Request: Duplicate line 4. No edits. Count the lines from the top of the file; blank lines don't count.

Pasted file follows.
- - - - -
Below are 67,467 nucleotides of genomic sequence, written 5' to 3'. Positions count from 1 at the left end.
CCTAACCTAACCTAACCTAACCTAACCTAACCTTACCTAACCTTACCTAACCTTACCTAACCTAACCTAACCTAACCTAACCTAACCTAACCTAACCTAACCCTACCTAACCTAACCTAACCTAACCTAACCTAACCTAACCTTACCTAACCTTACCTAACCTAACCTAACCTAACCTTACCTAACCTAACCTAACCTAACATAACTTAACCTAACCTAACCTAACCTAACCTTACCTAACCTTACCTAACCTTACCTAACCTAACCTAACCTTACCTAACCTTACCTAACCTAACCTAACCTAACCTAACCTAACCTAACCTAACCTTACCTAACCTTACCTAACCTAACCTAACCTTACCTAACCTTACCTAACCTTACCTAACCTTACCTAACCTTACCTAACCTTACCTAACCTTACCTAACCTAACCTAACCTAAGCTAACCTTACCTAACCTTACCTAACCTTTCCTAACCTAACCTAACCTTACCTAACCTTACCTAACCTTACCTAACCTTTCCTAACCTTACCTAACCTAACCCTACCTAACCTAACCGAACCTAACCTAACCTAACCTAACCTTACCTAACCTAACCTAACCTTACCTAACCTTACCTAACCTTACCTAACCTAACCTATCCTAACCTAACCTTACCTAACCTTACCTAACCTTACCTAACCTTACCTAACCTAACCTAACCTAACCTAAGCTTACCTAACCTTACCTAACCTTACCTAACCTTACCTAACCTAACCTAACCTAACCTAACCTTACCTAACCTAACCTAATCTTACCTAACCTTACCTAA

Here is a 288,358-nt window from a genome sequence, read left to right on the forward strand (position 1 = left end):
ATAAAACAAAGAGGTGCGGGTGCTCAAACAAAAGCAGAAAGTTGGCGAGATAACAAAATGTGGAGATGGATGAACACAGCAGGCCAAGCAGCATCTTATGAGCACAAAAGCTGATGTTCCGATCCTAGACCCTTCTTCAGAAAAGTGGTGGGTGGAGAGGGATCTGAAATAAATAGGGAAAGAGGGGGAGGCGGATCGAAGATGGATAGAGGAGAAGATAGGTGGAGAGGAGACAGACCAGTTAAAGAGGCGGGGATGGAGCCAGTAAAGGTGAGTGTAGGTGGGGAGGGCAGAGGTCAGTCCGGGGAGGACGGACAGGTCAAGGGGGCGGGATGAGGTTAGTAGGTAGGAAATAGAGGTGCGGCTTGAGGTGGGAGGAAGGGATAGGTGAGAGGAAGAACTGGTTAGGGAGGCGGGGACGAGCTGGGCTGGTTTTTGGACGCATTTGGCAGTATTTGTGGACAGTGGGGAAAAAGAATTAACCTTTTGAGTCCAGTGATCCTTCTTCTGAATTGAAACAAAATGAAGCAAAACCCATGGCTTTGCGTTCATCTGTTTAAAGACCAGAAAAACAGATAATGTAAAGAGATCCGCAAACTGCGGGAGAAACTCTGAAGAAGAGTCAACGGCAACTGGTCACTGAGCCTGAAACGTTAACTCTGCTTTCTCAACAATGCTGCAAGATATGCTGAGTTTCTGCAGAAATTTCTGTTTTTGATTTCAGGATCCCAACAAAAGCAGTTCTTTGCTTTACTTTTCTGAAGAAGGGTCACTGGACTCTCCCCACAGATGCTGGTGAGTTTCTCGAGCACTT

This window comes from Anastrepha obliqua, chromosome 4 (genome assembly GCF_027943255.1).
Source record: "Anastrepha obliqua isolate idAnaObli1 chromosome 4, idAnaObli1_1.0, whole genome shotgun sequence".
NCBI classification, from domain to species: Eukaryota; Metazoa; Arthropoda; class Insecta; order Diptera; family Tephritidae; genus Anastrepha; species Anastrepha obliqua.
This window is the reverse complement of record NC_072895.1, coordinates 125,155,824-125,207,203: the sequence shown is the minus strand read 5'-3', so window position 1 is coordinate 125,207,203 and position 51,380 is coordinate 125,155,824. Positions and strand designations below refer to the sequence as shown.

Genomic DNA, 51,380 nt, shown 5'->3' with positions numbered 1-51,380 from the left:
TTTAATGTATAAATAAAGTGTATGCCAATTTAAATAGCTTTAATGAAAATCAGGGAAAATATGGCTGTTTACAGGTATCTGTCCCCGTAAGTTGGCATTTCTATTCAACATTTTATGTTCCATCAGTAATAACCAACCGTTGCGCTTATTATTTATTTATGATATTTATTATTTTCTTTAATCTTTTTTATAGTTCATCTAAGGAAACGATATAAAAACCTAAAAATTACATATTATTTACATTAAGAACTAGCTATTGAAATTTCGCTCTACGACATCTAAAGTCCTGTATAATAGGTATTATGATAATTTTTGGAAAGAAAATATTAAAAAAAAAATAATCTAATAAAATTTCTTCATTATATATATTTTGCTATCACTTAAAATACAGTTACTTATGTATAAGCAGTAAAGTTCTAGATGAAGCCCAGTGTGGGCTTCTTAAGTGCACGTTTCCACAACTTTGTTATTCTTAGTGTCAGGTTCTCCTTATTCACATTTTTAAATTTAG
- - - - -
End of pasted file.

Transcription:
ATAAAACAAAGAGGTGCGGGTGCTCAAACAAAAGCAGAAAGTTGGCGAGATAACAAAATGTGGAGATGGATGAACACAGCAGGCCAAGCAGCATCTTATGAGCACAAAAGCTGATGTTCCGATCCTAGACCCTTCTTCAGAAAAGTGGTGGGTGGAGAGGGATCTGAAATAAATAGGGAAAGAGGGGGAGGCGGATCGAAGATGGATAGAGGAGAAGATAGGTGGAGAGGAGACAGACCAGTTAAAGAGGCGGGGATGGAGCCAGTAAAGGTGAGTGTAGGTGGGGAGGGCAGAGGTCAGTCCGGGGAGGACGGACAGGTCAAGGGGGCGGGATGAGGTTAGTAGGTAGGAAATAGAGGTGCGGCTTGAGGTGGGAGGAAGGGATAGGTGAGAGGAAGAACTGGTTAGGGAGGCGGGGACGAGCTGGGCTGGTTTTTGGACGCATTTGGCAGTATTTGTGGACAGTGGGGAAAAAGAATTAACCTTTTGAGTCCAGTGATCCTTCTTCTGAATTGAAACAAAATGAAGCAAAACCCATGGCTTTGCGTTCATCTGTTTAAAGACCAGAAAAACAGATAATGTAAAGAGATCCGCAAACTGCGGGAGAAACTCTGAAGAAGAGTCAACGGCAACTGGTCACTGAGCCTGAAACGTTAACTCTGCTTTCTCAACAATGCTGCAAGATATGCTGAGTTTCTGCAGAAATTTCTGTTTTTGATTTCAGGATCCCAACAAAAGCAGTTCTTTGCTTTACTTTTCTGAAGAAGGGTCACTGGACTCTCCCCACAGATGCTGGTGAGTTTCTCGAGCACTT